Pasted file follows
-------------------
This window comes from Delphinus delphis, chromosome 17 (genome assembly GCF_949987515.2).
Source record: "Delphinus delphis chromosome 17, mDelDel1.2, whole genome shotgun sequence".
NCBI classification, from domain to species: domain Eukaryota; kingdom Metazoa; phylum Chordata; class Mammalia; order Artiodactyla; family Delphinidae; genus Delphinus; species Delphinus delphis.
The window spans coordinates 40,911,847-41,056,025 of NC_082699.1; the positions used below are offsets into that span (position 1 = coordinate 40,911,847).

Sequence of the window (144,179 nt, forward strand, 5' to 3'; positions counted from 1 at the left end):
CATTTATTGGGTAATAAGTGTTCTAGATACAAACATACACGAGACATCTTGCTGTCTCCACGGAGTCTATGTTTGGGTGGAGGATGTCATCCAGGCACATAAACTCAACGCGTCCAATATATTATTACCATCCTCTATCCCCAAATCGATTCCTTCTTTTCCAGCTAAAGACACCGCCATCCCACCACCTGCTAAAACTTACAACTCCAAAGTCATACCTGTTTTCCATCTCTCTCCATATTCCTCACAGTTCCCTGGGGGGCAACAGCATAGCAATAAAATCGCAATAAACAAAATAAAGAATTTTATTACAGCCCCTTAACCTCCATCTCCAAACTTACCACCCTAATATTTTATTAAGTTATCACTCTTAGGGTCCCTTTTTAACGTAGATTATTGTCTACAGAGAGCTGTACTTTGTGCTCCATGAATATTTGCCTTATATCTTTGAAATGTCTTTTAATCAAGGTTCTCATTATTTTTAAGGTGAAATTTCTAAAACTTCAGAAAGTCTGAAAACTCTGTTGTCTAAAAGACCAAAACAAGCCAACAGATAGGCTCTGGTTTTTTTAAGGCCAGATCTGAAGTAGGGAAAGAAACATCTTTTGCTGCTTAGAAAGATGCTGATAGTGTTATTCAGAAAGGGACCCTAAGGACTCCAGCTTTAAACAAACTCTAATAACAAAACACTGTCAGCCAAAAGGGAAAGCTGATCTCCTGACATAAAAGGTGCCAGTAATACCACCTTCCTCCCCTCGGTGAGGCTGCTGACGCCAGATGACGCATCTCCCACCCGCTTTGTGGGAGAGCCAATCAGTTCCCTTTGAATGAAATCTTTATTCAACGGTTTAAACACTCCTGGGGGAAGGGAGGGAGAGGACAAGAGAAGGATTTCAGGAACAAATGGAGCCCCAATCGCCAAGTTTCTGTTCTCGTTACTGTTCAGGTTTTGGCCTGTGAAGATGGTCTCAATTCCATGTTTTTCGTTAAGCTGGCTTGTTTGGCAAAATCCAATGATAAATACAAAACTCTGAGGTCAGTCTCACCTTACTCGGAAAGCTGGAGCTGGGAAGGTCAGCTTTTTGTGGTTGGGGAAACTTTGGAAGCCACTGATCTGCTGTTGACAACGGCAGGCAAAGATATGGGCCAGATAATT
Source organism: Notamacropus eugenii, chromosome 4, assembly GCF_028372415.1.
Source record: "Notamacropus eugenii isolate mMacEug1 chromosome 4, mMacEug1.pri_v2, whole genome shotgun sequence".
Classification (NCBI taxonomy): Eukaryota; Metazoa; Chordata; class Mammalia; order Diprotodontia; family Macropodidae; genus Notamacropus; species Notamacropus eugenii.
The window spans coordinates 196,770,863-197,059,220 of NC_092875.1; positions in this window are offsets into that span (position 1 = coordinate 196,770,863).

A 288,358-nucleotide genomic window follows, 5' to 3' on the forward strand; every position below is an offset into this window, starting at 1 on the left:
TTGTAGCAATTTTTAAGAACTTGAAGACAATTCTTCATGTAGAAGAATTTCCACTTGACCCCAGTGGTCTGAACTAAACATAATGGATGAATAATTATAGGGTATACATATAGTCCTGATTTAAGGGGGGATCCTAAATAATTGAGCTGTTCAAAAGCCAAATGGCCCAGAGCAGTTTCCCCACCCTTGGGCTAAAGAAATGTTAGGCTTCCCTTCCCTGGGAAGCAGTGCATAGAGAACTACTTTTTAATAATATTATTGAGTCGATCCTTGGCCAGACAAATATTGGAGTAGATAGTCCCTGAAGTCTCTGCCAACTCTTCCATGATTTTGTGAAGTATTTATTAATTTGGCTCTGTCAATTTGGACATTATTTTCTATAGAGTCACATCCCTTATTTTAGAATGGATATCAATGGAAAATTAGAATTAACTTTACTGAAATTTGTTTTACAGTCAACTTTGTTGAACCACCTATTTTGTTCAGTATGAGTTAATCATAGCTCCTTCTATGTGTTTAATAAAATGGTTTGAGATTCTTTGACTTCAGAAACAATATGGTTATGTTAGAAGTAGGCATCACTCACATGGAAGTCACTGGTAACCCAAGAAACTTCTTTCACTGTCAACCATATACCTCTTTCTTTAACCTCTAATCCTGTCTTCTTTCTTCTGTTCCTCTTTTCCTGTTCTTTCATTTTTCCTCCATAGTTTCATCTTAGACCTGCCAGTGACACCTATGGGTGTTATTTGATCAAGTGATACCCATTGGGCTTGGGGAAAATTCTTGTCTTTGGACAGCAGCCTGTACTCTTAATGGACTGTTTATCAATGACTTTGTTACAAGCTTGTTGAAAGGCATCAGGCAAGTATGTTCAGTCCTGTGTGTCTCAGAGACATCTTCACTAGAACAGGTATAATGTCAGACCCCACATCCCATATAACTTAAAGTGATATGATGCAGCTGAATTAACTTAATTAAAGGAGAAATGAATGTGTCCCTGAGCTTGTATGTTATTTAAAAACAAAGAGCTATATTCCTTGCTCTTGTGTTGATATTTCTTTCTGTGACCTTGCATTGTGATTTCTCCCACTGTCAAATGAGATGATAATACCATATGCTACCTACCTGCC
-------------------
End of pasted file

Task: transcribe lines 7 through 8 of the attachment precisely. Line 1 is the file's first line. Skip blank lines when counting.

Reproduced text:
Source organism: Notamacropus eugenii, chromosome 4, assembly GCF_028372415.1.
Source record: "Notamacropus eugenii isolate mMacEug1 chromosome 4, mMacEug1.pri_v2, whole genome shotgun sequence".